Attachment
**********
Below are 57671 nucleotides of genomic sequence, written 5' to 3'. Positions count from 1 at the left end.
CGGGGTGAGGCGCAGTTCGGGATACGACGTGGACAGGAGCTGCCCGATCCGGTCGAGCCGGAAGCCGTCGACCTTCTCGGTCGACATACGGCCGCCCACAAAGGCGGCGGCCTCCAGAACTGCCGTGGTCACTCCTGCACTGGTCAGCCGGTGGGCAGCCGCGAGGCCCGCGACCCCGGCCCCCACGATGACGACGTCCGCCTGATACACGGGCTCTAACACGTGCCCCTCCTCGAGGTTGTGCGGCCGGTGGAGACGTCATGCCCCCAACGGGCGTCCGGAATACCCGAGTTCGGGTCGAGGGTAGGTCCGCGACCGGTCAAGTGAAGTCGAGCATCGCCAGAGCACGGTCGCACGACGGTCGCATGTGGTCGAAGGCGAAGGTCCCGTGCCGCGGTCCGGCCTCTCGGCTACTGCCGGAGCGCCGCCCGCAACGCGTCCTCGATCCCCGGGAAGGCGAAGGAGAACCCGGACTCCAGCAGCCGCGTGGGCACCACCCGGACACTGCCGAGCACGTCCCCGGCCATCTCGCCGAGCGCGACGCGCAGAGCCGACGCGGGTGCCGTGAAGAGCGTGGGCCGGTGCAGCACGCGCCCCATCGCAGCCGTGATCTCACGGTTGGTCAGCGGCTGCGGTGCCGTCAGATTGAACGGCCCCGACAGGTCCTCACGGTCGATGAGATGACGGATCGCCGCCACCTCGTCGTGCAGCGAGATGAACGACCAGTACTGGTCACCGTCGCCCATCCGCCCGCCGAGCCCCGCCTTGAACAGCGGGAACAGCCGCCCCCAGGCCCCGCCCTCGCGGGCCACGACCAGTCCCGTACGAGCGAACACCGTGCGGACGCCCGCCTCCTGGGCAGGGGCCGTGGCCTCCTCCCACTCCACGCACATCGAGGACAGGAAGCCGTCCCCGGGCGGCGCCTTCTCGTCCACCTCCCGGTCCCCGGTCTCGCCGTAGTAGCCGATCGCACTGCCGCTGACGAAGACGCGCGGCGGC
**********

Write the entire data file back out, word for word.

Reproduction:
Below are 57671 nucleotides of genomic sequence, written 5' to 3'. Positions count from 1 at the left end.
CGGGGTGAGGCGCAGTTCGGGATACGACGTGGACAGGAGCTGCCCGATCCGGTCGAGCCGGAAGCCGTCGACCTTCTCGGTCGACATACGGCCGCCCACAAAGGCGGCGGCCTCCAGAACTGCCGTGGTCACTCCTGCACTGGTCAGCCGGTGGGCAGCCGCGAGGCCCGCGACCCCGGCCCCCACGATGACGACGTCCGCCTGATACACGGGCTCTAACACGTGCCCCTCCTCGAGGTTGTGCGGCCGGTGGAGACGTCATGCCCCCAACGGGCGTCCGGAATACCCGAGTTCGGGTCGAGGGTAGGTCCGCGACCGGTCAAGTGAAGTCGAGCATCGCCAGAGCACGGTCGCACGACGGTCGCATGTGGTCGAAGGCGAAGGTCCCGTGCCGCGGTCCGGCCTCTCGGCTACTGCCGGAGCGCCGCCCGCAACGCGTCCTCGATCCCCGGGAAGGCGAAGGAGAACCCGGACTCCAGCAGCCGCGTGGGCACCACCCGGACACTGCCGAGCACGTCCCCGGCCATCTCGCCGAGCGCGACGCGCAGAGCCGACGCGGGTGCCGTGAAGAGCGTGGGCCGGTGCAGCACGCGCCCCATCGCAGCCGTGATCTCACGGTTGGTCAGCGGCTGCGGTGCCGTCAGATTGAACGGCCCCGACAGGTCCTCACGGTCGATGAGATGACGGATCGCCGCCACCTCGTCGTGCAGCGAGATGAACGACCAGTACTGGTCACCGTCGCCCATCCGCCCGCCGAGCCCCGCCTTGAACAGCGGGAACAGCCGCCCCCAGGCCCCGCCCTCGCGGGCCACGACCAGTCCCGTACGAGCGAACACCGTGCGGACGCCCGCCTCCTGGGCAGGGGCCGTGGCCTCCTCCCACTCCACGCACATCGAGGACAGGAAGCCGTCCCCGGGCGGCGCCTTCTCGTCCACCTCCCGGTCCCCGGTCTCGCCGTAGTAGCCGATCGCACTGCCGCTGACGAAGACGCGCGGCGGC